If anyone thought that the wave of anti-democratic legislation that had characterized the previous Knesset would stop with the end of its term, a decision by the Ministerial Committee for Legislation on Sunday demonstrates that this government and Knesset apparently plans to go its predecessors one better in oppressing minorities and codifying discrimination against them.
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Behind the name “Rights of Those Who Contribute to the State Law,” hides one of the most dangerous bills ever approved by the ministerial committee. The bill would permit favoring someone who served in the Israel Defense Forces when considering job candidates, setting salary terms, hiring for civil service positions, providing and ordering services from both state and commercial entities, allocating lands and renting rooms in university dorms.
This would essentially legalize discrimination against groups that are already weak and excluded, including Arabs, Haredim, the disabled, the ill and others, who were exempted from military service.
There are those who try to justify the bill by claiming there is a need to recompense those who do reserve duty. But the bill doesn’t deal with such compensation, since the state could easily give such remuneration directly to those who serve. Moreover, the bill would allow favoring anyone who served in the IDF for 12 months or more, regardless of whether or not they do reserve duty. Preference would thus be given to a group that is already strong and well represented in Israeli society: Jewish citizens, primarily men.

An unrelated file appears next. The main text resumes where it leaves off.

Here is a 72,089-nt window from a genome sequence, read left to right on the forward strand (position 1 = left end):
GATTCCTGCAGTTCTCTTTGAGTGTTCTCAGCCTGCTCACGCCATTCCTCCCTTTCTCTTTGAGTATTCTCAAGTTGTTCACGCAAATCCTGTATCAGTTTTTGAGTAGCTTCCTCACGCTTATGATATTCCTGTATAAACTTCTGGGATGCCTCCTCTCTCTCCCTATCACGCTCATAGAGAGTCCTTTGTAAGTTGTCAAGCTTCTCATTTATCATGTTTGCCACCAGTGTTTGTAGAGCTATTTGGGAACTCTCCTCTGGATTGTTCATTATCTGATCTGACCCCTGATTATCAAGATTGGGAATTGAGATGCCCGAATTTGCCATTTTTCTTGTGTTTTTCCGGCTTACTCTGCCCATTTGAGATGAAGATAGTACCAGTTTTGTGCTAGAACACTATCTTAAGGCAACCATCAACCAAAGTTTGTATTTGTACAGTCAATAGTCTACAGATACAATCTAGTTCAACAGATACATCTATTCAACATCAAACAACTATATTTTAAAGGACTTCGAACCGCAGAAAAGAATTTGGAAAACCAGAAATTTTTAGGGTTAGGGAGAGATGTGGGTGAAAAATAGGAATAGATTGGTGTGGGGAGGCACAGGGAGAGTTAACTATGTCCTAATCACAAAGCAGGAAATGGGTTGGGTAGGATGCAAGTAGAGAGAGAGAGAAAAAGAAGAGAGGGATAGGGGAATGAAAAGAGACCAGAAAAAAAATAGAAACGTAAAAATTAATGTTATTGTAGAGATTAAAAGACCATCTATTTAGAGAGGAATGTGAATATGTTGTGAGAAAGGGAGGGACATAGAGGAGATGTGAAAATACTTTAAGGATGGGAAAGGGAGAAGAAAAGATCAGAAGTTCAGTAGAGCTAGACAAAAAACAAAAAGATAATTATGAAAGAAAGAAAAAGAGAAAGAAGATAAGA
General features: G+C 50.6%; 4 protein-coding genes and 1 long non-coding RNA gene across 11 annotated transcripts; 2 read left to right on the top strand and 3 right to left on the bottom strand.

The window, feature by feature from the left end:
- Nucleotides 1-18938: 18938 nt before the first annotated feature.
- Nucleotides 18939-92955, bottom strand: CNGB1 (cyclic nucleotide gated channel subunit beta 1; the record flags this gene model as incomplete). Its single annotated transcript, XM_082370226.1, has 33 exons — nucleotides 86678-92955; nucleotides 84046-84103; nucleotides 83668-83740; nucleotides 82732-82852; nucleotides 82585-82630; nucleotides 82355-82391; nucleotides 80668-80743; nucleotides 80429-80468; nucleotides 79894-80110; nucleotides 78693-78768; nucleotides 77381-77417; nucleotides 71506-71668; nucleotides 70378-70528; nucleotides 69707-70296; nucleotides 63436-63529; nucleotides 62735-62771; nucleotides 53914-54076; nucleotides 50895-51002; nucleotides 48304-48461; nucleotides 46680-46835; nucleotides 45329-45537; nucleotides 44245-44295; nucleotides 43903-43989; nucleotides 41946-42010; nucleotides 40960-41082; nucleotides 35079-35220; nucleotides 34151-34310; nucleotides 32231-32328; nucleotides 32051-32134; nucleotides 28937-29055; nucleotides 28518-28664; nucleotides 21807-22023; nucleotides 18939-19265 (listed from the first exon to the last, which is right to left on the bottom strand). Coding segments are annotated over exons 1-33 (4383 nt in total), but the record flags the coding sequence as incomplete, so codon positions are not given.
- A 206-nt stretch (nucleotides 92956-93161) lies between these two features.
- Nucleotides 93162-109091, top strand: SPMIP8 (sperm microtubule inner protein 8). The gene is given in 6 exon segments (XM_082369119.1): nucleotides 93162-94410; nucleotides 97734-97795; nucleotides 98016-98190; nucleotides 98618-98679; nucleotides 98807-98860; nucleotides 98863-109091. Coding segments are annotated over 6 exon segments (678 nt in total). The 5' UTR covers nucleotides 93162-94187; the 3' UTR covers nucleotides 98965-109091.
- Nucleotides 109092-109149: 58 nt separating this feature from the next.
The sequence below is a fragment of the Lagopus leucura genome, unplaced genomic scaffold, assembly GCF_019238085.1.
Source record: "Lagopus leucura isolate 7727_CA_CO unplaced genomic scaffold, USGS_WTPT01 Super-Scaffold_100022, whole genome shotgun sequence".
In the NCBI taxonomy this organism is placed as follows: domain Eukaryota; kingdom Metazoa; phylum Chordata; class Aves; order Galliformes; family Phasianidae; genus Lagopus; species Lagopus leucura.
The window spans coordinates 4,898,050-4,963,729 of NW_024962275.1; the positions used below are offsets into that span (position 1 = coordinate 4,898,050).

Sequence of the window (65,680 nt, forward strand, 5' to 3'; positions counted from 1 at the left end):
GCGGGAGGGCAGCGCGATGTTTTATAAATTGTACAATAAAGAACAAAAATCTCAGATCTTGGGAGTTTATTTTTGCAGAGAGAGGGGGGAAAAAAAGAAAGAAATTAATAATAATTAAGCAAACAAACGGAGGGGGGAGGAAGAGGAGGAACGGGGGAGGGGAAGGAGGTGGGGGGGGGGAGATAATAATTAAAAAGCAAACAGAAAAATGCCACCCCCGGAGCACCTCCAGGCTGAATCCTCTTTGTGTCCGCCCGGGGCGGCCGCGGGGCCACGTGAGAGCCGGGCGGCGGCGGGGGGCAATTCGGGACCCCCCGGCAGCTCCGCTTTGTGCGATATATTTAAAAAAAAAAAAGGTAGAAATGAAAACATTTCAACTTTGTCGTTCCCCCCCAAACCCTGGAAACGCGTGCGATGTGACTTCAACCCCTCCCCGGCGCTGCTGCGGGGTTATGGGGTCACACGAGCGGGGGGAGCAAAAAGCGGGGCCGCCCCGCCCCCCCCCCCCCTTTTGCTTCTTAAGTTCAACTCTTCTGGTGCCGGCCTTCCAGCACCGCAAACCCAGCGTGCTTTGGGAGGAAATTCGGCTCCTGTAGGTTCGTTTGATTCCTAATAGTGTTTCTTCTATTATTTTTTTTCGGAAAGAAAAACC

The proposal distorts the principle of equality because it chooses to discriminate against those who enter Israeli society with the worst opening position of all − the Arabs. Because in fact, despite laws that prohibit discrimination, the Arabs and other groups − the ones whom this bill would hurt the most − are already discriminated against. Even today, they have less access to jobs, land and various services.
If this bill is passed, it would allow the circumventing of all current anti-discrimination laws by claiming legal favoritism toward army veterans. It would be legal to prefer a Jew over an Arab in hiring, to pay more for the same work to a veteran than to a disabled person who got a medical exemption, and to allocate more land to Jews than to Arabs.
Attorney General Yehuda Weinstein, whose opinion was submitted to the ministerial committee, has determined that the bill undermines the right to equality guaranteed by the Basic Law on Human Dignity and Liberty. This bill should be buried quickly, because if not, it will be another brick in the Israeli apartheid wall.